For the moment, we have to take our comfort in the fact that our government...or at least the parts of it that state their intentions...avows both publicly and privately that it has no intention to impose key escrow cryptography as a mandatory standard. It would be, to use Podesta's mild word, "imprudent."

But it's not Podesta or anyone else in the current White House who worries me. Despite their claims to the contrary, I'm not convinced they like Clipper any better than I do. In fact, one of them...not Podesta...called Clipper "our Bay of Pigs," referring to the ill-fated Cuban invasion cooked up by the CIA under Eisenhower and executed (badly) by a reluctant Kennedy Administration. The comparison may not be invidious.

It's the people I can't see who worry me. These are the people who actually developed Clipper/Skipjack and its classified algorithm, the people who, through export controls, have kept American cryptography largely to themselves, the people who are establishing in secret what the public can or cannot employ to protect its own secrets. They are invisible and silent to all the citizens they purportedly serve save those who sit the Congressional intelligence committees.

In secret, they are making for us what may be the most important choice that has ever faced American democracy, that is, whether our descendants will lead their private lives with unprecedented mobility and safety from coercion, or whether every move they make, geographic, economic, or amorous, will be visible to anyone who possesses whatever may then constitute "lawful authority."

Who Are the Lawful Authorities?

Over a year ago, when I first fell down the rabbit hole into Cryptoland, I wrote a Communications column called Decrypting the Puzzle Palace. In it, I advanced what I then thought a slightly paranoid thesis, suggesting that the NSA-guided embargoes on robust encryption software had been driven not by their stated justification (keeping good cryptography out of the possession of foreign military adversaries) but rather restricting its use by domestic civilians.

In the course of writing that piece, I spoke to a number of officials, including former CIA Director Stansfield Turner and former NSA Director Bobby Ray Inman, who assured me that using a military organization to shape domestic policy would be "injudicious" (as Turner put it), but no one could think of any law or regulation that might specifically prohibit the NSA from serving the goals of the Department of Justice.

But since then I've learned a lot about the hazy Post-Reagan/Bush lines between law enforcement and intelligence. They started redrawing the map of authority early in their administration with Executive Order 12333, issued on December 4, 1981. (Federal Register #: 46 FR 59941)

This sweeping decree defines the duties and limitations of the various intelligence organizations of the United States and contains the following language:

1.4  The Intelligence Community.  The agencies within the Intelligence Community shall...conduct intelligence activities necessary for the... protection of the national security of the United States, including: ...

(c) Collection of information concerning, and the conduct of activities to protect against, intelligence activities directed against the United States, international terrorist and international narcotics activities, and other hostile activities directed against the United States by foreign powers, organizations, persons, and their agents;  (Italics Added)

Further, in Section 2.6, Assistance to Law Enforcement Authorities, agencies within the Intelligence Community are authorized to...participate in law enforcement activities to investigate or prevent clandestine intelligence activities by foreign powers, or international terrorist or narcotics activities.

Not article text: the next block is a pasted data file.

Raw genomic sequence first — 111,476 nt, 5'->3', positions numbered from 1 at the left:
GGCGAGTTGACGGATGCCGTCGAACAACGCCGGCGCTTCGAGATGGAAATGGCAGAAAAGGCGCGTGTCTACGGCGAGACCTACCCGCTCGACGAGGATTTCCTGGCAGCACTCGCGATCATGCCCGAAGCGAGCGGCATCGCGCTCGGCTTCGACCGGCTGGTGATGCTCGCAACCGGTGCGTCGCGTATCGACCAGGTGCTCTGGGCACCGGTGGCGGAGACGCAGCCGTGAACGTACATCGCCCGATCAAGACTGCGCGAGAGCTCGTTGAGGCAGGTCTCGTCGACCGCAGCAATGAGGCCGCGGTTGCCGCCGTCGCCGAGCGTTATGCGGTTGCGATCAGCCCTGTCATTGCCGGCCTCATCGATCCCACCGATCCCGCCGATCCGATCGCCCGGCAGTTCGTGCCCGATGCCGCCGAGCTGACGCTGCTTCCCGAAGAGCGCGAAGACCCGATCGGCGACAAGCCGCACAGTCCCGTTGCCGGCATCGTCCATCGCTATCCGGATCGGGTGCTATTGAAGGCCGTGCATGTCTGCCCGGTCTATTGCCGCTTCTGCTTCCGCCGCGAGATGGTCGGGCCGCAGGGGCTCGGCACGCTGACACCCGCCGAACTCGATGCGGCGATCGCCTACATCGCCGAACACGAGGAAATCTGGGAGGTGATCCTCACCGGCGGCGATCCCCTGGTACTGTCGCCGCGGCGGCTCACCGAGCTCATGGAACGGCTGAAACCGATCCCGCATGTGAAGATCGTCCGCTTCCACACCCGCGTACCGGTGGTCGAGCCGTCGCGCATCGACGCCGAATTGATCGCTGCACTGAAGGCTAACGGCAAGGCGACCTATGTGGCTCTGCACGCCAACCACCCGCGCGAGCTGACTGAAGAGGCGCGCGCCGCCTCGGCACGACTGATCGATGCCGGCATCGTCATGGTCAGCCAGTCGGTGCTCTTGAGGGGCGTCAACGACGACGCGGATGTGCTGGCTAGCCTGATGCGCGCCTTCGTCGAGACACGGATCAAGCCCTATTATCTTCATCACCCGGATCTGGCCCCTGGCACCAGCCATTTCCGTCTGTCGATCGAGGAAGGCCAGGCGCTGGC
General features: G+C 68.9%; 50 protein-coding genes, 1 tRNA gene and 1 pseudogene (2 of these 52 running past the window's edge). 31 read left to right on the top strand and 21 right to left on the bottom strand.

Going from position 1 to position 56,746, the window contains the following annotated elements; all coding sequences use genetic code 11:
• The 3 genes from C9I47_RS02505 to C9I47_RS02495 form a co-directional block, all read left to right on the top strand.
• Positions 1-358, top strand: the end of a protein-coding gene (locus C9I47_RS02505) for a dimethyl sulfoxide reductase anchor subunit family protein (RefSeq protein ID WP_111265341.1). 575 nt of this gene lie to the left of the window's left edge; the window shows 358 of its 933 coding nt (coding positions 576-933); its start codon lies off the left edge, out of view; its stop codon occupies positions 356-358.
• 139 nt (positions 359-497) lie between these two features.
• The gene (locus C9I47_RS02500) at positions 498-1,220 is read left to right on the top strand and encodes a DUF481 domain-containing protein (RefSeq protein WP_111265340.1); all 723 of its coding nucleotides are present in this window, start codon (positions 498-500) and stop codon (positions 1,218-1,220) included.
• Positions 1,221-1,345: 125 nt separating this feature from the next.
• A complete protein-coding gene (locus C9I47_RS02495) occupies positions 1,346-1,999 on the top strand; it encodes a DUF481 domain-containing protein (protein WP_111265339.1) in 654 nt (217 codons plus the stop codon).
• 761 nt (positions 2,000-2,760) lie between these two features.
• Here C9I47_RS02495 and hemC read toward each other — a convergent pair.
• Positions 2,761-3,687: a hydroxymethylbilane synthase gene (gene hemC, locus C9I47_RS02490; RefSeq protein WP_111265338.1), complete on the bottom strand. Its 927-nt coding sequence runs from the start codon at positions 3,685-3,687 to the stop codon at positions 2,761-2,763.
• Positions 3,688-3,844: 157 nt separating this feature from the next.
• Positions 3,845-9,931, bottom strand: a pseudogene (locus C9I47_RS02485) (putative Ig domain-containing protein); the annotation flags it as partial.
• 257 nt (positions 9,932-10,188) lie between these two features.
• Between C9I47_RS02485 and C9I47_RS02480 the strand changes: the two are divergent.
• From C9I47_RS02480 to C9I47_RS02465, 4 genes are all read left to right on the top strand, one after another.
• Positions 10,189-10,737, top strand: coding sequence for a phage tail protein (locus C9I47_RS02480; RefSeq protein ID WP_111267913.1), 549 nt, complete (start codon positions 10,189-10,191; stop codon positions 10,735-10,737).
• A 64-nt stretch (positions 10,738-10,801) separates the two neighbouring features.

In other words, the intelligence community was specifically charged with investigative responsibility for international criminal activities in the areas of drugs and terrorism.

Furthermore, within certain fairly loose guidelines, intelligence organizations are "authorized to collect, retain or disseminate information concerning United States persons" that may include "incidentally obtained information that may indicate involvement in activities that may violate federal, state, local or foreign laws."

Given that the NSA monitors a significant portion of all the electronic communications between the United States and other countries, the opportunities for "incidentally obtaining" information that might incriminate Americans inside America are great.

Furthermore, over the course of the Reagan/Bush administration, the job of fighting the War on Some Drugs gradually spread to every element of the Executive Branch.

Even the Department of Energy is now involved. At an Intelligence Community conference last winter I heard a proud speech from a DOE official in which he talked about how some of the bomb-designing supercomputers at Los Alamos had been turned to the peaceful purpose of sifting through huge piles of openly available data...newspapers, courthouse records, search of patterns that would expose drug users and traffickers. They are selling their results to a variety of "lawful authorities," ranging from the Southern Command of the U.S. Army to the Panamanian Defense Forces to various County Sheriff's Departments.

"Fine," you might say, "Drug use is a epidemic that merits any cure." But I would be surprised if there's anyone who will read this sentence who has broken no laws whatever. And it's anybody's guess what evidence of other unlawful activities might be "incidentally obtained" by such a wide net as DOE is flinging.

The central focus that drugs and terrorism have assumed within the intelligence agencies was underscored for me by a recent tour of the central operations room at the CIA. There, in the nerve center of American intelligence, were desks for Asia, Europe, North America, Africa and "Middle East/Terrorism," and "South America/Narcotics." These bogeymen are now the size of continents on the governmental map of peril.